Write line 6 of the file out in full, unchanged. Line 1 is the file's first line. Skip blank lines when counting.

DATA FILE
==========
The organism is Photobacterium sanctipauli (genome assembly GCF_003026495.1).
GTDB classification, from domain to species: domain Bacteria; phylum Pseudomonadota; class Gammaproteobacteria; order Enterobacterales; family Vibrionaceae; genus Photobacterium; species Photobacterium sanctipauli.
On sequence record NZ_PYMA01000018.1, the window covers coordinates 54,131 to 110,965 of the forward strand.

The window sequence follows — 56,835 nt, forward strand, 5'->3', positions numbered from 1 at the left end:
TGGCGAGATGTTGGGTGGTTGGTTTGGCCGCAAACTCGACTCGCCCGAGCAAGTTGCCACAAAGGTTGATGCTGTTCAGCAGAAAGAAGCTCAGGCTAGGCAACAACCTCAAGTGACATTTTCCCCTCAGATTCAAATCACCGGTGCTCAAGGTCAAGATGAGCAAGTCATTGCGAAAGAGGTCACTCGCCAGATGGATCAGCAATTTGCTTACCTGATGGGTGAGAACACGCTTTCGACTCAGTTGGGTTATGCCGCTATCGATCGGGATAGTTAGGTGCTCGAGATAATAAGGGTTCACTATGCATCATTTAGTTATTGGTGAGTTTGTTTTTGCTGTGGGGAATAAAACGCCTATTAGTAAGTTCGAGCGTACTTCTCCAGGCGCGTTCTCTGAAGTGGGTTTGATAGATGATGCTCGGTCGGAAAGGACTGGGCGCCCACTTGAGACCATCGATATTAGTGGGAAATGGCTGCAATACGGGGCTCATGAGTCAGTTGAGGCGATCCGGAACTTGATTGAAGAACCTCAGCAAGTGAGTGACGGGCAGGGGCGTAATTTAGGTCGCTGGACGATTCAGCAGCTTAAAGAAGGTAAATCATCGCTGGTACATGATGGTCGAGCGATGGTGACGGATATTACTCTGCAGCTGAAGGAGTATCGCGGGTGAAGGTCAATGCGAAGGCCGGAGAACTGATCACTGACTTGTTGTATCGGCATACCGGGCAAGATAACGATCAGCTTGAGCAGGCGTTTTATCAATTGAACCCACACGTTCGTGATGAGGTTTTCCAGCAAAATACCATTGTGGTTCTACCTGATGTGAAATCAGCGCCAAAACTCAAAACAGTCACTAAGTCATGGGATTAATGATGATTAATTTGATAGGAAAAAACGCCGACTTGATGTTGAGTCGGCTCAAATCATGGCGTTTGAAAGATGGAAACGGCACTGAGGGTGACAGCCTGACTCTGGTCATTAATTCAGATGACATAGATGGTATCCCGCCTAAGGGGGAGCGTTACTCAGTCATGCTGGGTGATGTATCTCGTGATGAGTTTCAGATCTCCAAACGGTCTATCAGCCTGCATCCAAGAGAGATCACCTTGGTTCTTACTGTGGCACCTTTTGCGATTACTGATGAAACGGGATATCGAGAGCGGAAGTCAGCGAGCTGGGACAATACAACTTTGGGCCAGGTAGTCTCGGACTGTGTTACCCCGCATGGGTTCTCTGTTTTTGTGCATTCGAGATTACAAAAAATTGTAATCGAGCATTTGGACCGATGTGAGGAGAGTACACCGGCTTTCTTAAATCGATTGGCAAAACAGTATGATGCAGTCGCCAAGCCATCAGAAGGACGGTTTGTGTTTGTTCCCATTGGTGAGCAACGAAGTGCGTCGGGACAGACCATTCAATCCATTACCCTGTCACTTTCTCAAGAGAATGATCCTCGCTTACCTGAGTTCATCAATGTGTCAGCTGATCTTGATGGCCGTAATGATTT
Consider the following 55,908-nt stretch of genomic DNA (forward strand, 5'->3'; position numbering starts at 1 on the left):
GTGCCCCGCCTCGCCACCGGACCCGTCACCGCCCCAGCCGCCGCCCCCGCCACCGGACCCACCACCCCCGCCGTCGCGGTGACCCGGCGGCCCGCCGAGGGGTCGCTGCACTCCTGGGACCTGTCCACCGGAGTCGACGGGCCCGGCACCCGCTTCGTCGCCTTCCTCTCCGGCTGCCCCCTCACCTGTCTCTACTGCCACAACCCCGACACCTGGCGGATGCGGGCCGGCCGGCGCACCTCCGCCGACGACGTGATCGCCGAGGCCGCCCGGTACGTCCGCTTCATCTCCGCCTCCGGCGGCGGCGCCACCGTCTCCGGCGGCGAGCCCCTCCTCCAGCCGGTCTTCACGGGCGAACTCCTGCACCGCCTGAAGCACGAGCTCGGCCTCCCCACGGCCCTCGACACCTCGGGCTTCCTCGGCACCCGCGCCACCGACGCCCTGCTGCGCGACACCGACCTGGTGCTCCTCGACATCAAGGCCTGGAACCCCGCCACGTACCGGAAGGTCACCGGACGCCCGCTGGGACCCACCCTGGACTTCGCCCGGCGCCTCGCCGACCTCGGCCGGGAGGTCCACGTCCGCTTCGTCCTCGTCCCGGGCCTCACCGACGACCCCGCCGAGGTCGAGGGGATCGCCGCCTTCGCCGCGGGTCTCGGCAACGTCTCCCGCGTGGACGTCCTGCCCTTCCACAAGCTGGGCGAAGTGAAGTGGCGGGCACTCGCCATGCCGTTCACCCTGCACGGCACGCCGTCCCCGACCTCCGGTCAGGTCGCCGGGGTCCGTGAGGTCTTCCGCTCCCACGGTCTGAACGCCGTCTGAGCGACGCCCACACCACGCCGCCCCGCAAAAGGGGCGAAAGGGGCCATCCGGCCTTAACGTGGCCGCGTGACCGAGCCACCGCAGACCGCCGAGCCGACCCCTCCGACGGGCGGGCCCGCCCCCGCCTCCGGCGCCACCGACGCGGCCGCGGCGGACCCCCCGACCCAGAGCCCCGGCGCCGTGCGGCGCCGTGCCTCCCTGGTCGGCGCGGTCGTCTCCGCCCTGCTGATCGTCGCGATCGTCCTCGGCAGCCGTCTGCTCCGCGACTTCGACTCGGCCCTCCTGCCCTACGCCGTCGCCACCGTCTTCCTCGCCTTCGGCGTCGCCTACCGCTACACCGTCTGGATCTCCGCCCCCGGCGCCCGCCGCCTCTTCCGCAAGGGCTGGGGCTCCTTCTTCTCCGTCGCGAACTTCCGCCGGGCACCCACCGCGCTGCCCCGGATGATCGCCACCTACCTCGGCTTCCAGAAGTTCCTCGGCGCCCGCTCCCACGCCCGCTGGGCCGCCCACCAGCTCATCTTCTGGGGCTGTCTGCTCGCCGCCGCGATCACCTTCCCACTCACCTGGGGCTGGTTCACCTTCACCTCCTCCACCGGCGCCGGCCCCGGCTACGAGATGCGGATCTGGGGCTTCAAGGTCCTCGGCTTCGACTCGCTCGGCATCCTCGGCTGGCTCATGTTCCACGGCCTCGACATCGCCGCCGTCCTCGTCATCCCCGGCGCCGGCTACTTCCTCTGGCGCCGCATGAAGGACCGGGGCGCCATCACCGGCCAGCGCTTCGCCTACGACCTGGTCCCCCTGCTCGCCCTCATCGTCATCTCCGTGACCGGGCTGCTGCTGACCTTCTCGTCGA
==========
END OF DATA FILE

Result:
Consider the following 55,908-nt stretch of genomic DNA (forward strand, 5'->3'; position numbering starts at 1 on the left):